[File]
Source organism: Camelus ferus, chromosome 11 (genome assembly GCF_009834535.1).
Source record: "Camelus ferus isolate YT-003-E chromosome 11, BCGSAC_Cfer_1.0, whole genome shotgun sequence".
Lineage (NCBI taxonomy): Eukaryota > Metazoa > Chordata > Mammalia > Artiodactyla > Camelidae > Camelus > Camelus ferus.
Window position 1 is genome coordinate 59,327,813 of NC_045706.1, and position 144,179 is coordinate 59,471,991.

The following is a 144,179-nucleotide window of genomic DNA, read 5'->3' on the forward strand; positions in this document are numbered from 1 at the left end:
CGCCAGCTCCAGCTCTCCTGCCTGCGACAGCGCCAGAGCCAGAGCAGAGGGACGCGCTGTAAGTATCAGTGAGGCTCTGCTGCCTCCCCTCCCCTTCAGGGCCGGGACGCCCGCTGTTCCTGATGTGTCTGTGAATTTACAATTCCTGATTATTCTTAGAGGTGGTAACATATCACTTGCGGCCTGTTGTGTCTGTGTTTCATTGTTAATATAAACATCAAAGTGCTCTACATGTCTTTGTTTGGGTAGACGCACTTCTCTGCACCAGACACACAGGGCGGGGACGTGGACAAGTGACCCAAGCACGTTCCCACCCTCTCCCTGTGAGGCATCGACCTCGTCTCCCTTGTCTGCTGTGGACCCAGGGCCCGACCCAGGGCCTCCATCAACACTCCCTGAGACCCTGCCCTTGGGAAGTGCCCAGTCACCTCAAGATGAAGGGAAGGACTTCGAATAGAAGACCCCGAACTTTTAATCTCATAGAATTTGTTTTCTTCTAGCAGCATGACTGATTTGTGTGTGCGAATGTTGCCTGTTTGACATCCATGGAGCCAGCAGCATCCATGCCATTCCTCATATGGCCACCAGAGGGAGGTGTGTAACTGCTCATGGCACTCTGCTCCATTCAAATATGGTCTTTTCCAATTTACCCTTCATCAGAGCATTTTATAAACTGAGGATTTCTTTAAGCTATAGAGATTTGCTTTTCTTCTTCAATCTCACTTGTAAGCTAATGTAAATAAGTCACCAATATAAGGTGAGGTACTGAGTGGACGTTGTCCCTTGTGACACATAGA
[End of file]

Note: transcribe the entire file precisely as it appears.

Source organism: Camelus ferus, chromosome 11 (genome assembly GCF_009834535.1).
Source record: "Camelus ferus isolate YT-003-E chromosome 11, BCGSAC_Cfer_1.0, whole genome shotgun sequence".
Lineage (NCBI taxonomy): Eukaryota > Metazoa > Chordata > Mammalia > Artiodactyla > Camelidae > Camelus > Camelus ferus.
Window position 1 is genome coordinate 59,327,813 of NC_045706.1, and position 144,179 is coordinate 59,471,991.

The following is a 144,179-nucleotide window of genomic DNA, read 5'->3' on the forward strand; positions in this document are numbered from 1 at the left end:
CGCCAGCTCCAGCTCTCCTGCCTGCGACAGCGCCAGAGCCAGAGCAGAGGGACGCGCTGTAAGTATCAGTGAGGCTCTGCTGCCTCCCCTCCCCTTCAGGGCCGGGACGCCCGCTGTTCCTGATGTGTCTGTGAATTTACAATTCCTGATTATTCTTAGAGGTGGTAACATATCACTTGCGGCCTGTTGTGTCTGTGTTTCATTGTTAATATAAACATCAAAGTGCTCTACATGTCTTTGTTTGGGTAGACGCACTTCTCTGCACCAGACACACAGGGCGGGGACGTGGACAAGTGACCCAAGCACGTTCCCACCCTCTCCCTGTGAGGCATCGACCTCGTCTCCCTTGTCTGCTGTGGACCCAGGGCCCGACCCAGGGCCTCCATCAACACTCCCTGAGACCCTGCCCTTGGGAAGTGCCCAGTCACCTCAAGATGAAGGGAAGGACTTCGAATAGAAGACCCCGAACTTTTAATCTCATAGAATTTGTTTTCTTCTAGCAGCATGACTGATTTGTGTGTGCGAATGTTGCCTGTTTGACATCCATGGAGCCAGCAGCATCCATGCCATTCCTCATATGGCCACCAGAGGGAGGTGTGTAACTGCTCATGGCACTCTGCTCCATTCAAATATGGTCTTTTCCAATTTACCCTTCATCAGAGCATTTTATAAACTGAGGATTTCTTTAAGCTATAGAGATTTGCTTTTCTTCTTCAATCTCACTTGTAAGCTAATGTAAATAAGTCACCAATATAAGGTGAGGTACTGAGTGGACGTTGTCCCTTGTGACACATAGA